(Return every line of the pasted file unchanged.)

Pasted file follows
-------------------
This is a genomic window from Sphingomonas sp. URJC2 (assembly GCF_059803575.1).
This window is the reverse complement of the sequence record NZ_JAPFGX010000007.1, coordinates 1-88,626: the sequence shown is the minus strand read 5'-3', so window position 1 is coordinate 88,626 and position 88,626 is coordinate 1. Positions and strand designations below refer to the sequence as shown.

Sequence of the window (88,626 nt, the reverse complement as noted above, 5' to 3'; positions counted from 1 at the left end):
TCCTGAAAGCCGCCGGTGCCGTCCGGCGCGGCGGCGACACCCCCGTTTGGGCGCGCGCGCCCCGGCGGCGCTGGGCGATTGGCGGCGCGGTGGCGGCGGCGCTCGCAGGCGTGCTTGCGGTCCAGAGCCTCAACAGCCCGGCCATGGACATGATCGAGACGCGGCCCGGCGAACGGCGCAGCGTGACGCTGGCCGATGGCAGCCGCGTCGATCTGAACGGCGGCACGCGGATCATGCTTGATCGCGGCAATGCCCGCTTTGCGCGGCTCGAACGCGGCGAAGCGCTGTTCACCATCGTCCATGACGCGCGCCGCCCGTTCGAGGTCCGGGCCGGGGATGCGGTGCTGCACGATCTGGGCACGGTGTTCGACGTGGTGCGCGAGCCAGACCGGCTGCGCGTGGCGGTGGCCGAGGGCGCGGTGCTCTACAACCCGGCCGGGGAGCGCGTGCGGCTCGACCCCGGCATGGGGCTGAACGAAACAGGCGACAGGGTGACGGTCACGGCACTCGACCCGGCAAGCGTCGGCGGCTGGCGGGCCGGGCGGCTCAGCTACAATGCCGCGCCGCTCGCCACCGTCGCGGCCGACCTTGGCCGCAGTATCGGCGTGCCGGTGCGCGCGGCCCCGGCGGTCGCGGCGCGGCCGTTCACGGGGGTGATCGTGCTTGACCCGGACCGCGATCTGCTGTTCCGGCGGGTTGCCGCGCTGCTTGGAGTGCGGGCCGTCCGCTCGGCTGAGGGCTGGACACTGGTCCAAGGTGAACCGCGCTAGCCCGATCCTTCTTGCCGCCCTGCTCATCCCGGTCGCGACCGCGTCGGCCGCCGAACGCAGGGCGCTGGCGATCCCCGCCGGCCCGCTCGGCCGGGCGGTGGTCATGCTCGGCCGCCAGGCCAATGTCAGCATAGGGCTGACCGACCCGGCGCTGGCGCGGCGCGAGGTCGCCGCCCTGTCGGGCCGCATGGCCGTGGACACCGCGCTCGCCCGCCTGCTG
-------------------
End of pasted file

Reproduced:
This is a genomic window from Sphingomonas sp. URJC2 (assembly GCF_059803575.1).
This window is the reverse complement of the sequence record NZ_JAPFGX010000007.1, coordinates 1-88,626: the sequence shown is the minus strand read 5'-3', so window position 1 is coordinate 88,626 and position 88,626 is coordinate 1. Positions and strand designations below refer to the sequence as shown.

Sequence of the window (88,626 nt, the reverse complement as noted above, 5' to 3'; positions counted from 1 at the left end):
TCCTGAAAGCCGCCGGTGCCGTCCGGCGCGGCGGCGACACCCCCGTTTGGGCGCGCGCGCCCCGGCGGCGCTGGGCGATTGGCGGCGCGGTGGCGGCGGCGCTCGCAGGCGTGCTTGCGGTCCAGAGCCTCAACAGCCCGGCCATGGACATGATCGAGACGCGGCCCGGCGAACGGCGCAGCGTGACGCTGGCCGATGGCAGCCGCGTCGATCTGAACGGCGGCACGCGGATCATGCTTGATCGCGGCAATGCCCGCTTTGCGCGGCTCGAACGCGGCGAAGCGCTGTTCACCATCGTCCATGACGCGCGCCGCCCGTTCGAGGTCCGGGCCGGGGATGCGGTGCTGCACGATCTGGGCACGGTGTTCGACGTGGTGCGCGAGCCAGACCGGCTGCGCGTGGCGGTGGCCGAGGGCGCGGTGCTCTACAACCCGGCCGGGGAGCGCGTGCGGCTCGACCCCGGCATGGGGCTGAACGAAACAGGCGACAGGGTGACGGTCACGGCACTCGACCCGGCAAGCGTCGGCGGCTGGCGGGCCGGGCGGCTCAGCTACAATGCCGCGCCGCTCGCCACCGTCGCGGCCGACCTTGGCCGCAGTATCGGCGTGCCGGTGCGCGCGGCCCCGGCGGTCGCGGCGCGGCCGTTCACGGGGGTGATCGTGCTTGACCCGGACCGCGATCTGCTGTTCCGGCGGGTTGCCGCGCTGCTTGGAGTGCGGGCCGTCCGCTCGGCTGAGGGCTGGACACTGGTCCAAGGTGAACCGCGCTAGCCCGATCCTTCTTGCCGCCCTGCTCATCCCGGTCGCGACCGCGTCGGCCGCCGAACGCAGGGCGCTGGCGATCCCCGCCGGCCCGCTCGGCCGGGCGGTGGTCATGCTCGGCCGCCAGGCCAATGTCAGCATAGGGCTGACCGACCCGGCGCTGGCGCGGCGCGAGGTCGCCGCCCTGTCGGGCCGCATGGCCGTGGACACCGCGCTCGCCCGCCTGCTG